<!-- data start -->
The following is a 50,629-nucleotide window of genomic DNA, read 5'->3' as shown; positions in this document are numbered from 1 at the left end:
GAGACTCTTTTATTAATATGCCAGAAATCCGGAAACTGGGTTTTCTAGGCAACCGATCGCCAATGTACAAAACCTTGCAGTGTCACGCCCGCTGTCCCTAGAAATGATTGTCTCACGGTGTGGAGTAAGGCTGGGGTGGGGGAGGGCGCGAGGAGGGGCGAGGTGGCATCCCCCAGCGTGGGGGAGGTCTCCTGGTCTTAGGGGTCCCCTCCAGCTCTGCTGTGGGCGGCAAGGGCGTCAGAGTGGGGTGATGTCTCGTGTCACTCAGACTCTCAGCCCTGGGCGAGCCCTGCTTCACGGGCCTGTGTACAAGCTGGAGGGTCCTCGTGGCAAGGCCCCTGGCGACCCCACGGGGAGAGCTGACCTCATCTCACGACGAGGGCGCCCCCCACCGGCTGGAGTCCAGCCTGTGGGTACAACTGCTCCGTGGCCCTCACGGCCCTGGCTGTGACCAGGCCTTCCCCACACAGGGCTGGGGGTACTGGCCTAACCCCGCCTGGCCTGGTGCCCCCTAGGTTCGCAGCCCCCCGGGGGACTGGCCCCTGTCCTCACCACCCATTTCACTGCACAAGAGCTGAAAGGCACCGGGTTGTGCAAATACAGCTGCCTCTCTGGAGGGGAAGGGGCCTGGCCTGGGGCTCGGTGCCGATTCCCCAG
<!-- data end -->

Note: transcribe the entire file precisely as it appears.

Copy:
The following is a 50,629-nucleotide window of genomic DNA, read 5'->3' as shown; positions in this document are numbered from 1 at the left end:
GAGACTCTTTTATTAATATGCCAGAAATCCGGAAACTGGGTTTTCTAGGCAACCGATCGCCAATGTACAAAACCTTGCAGTGTCACGCCCGCTGTCCCTAGAAATGATTGTCTCACGGTGTGGAGTAAGGCTGGGGTGGGGGAGGGCGCGAGGAGGGGCGAGGTGGCATCCCCCAGCGTGGGGGAGGTCTCCTGGTCTTAGGGGTCCCCTCCAGCTCTGCTGTGGGCGGCAAGGGCGTCAGAGTGGGGTGATGTCTCGTGTCACTCAGACTCTCAGCCCTGGGCGAGCCCTGCTTCACGGGCCTGTGTACAAGCTGGAGGGTCCTCGTGGCAAGGCCCCTGGCGACCCCACGGGGAGAGCTGACCTCATCTCACGACGAGGGCGCCCCCCACCGGCTGGAGTCCAGCCTGTGGGTACAACTGCTCCGTGGCCCTCACGGCCCTGGCTGTGACCAGGCCTTCCCCACACAGGGCTGGGGGTACTGGCCTAACCCCGCCTGGCCTGGTGCCCCCTAGGTTCGCAGCCCCCCGGGGGACTGGCCCCTGTCCTCACCACCCATTTCACTGCACAAGAGCTGAAAGGCACCGGGTTGTGCAAATACAGCTGCCTCTCTGGAGGGGAAGGGGCCTGGCCTGGGGCTCGGTGCCGATTCCCCAG